Meet the New Trade War. It is not the same as the Old Trade War

With U.S.-China trade deal goals increasingly out of reach, another round of trade conflict looks near. But things could play out quite differently this time.

By guest author Nathaniel Taplin from Wall Street Journal

Caption and graphic courtesy by Wall Street Journal

Investors in Asia woke up Thursday to an old, familiar and very unwelcome sound: President Trump saber-rattling on trade.

The U.S. President on May 6, 2020, said that he was “watching closely” to see if China was living up to trade-deal commitments to purchase large quantities of American goods, and could know one way or another within weeks. That was followed May 7, 2020, by Chinese trade data showing a surge of exports in April and falling imports. In yuan terms, imports from the U.S. were down 3% in the first four months of the year compared with the same period last year, according to China’s customs administration, not exactly what President Trump wants to see.

The stage seems set for a renewed flare-up in trade tensions. But the drama could play out differently this time.

The new aggressive rhetoric from the Trump administration is part of a broader push to paint China as the villain ahead of the U.S. election. But it also represents a tacit admission that current trade policy has failed. The trade war of 2018 and 2019 did damage China, but not enough to elicit meaningful changes to its mercantilist industrial policy.

One reason was that China’s currency fell sharply. But another, arguably even more important reason is that trying to pressure the world’s largest trading power without buy-in from allies is a losing game. China’s exports to the U.S. fell by close to USD 60 billion in 2019 according to Chinese data, but exports to everywhere else rose by about USD 70 billion as importers elsewhere took advantage of a glut of cheap Chinese goods. Overall Chinese exports still eked out a 0.5 % gain. The phase one trade deal presents a similar problem: China can try to massively increase purchases of U.S. goods, but that risks pushing up prices and damaging demand for American wares elsewhere. Now the coronavirus has made executing the already deeply flawed trade deal nearly impossible.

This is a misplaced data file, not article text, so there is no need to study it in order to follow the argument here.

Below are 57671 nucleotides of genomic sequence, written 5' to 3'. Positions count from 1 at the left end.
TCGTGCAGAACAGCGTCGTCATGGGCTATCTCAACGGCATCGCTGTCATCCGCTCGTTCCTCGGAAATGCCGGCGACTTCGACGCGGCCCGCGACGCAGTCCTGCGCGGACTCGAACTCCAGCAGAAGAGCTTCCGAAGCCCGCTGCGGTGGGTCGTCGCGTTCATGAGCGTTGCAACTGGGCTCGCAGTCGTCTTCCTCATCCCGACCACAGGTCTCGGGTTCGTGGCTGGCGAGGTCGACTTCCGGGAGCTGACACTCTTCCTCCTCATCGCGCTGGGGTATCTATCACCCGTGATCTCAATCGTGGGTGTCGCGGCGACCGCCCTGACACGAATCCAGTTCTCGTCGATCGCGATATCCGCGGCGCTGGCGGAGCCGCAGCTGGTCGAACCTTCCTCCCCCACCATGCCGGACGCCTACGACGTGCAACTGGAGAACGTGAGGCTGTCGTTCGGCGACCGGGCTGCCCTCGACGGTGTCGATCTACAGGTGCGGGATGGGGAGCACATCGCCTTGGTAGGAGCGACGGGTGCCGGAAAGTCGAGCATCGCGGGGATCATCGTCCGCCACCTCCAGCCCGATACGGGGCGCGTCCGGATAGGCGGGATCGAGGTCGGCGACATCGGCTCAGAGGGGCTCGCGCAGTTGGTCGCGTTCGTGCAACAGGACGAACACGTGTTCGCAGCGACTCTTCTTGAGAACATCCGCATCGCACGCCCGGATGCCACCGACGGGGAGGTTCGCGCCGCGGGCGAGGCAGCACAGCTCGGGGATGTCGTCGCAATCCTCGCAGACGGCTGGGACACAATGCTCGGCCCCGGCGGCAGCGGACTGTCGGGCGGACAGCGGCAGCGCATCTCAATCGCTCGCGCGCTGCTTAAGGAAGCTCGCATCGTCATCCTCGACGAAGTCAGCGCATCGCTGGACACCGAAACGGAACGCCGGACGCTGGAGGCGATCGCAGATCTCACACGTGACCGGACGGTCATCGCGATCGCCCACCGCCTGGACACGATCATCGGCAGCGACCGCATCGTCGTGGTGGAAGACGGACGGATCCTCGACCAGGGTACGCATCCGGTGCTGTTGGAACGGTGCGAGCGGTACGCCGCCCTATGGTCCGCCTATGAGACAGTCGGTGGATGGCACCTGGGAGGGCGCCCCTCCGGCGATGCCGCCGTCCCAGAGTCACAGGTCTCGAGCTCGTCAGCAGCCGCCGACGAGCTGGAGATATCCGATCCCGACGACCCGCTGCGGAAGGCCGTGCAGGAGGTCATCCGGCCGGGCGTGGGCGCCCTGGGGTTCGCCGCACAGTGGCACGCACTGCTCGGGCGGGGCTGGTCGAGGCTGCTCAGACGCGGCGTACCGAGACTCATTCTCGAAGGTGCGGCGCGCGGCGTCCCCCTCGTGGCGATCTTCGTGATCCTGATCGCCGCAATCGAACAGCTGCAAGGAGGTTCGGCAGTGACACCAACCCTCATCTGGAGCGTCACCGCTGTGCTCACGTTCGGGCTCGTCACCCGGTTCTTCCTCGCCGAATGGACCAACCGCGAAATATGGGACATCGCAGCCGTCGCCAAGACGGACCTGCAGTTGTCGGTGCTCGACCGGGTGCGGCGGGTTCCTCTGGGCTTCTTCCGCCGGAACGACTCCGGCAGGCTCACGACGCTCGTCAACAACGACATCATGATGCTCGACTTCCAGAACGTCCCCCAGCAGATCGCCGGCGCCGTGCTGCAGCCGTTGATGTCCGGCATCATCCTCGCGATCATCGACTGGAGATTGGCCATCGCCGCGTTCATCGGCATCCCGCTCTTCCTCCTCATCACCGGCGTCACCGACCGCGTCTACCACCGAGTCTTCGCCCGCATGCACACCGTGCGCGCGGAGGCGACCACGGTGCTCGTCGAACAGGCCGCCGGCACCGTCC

As a result, it is no surprise to see the Trump administration toying with a more multilateral approach. Secretary of State Mike Pompeo last week hinted at a broad attempt to restructure supply chains with the help of friendly nations including Japan, Australia, India, South Korea and Vietnam. Reuters reports that the U.S. is pushing for a “Global Prosperity Network” of trusted partners including companies and civil society. U.S. allies like France and Australia are expressing deep reservations both over China’s handling of the coronavirus outbreak and excessive dependence on China-centric supply chains.

The big winners from all this look like other Asian and Pacific nations who could find their bargaining power with both China and the U.S. enhanced. The Comprehensive and Progressive Agreement for Trans-Pacific Partnership—the successor agreement to the now-defunct Trans-Pacific Partnership—could take on greater importance and expand membership. Strengthening supply chains within Asia but outside of China is one obvious way to reduce the risks of overdependence on China without overtly antagonising it.

China’s manufacturing prowess and huge domestic market mean most businesses aren’t going anywhere: but the logic of supply chain diversification is looking more and more inexorable. More tariffs may or may not be imminent, but the U.S. and others seem determined that the precrisis supply chain system cannot go on.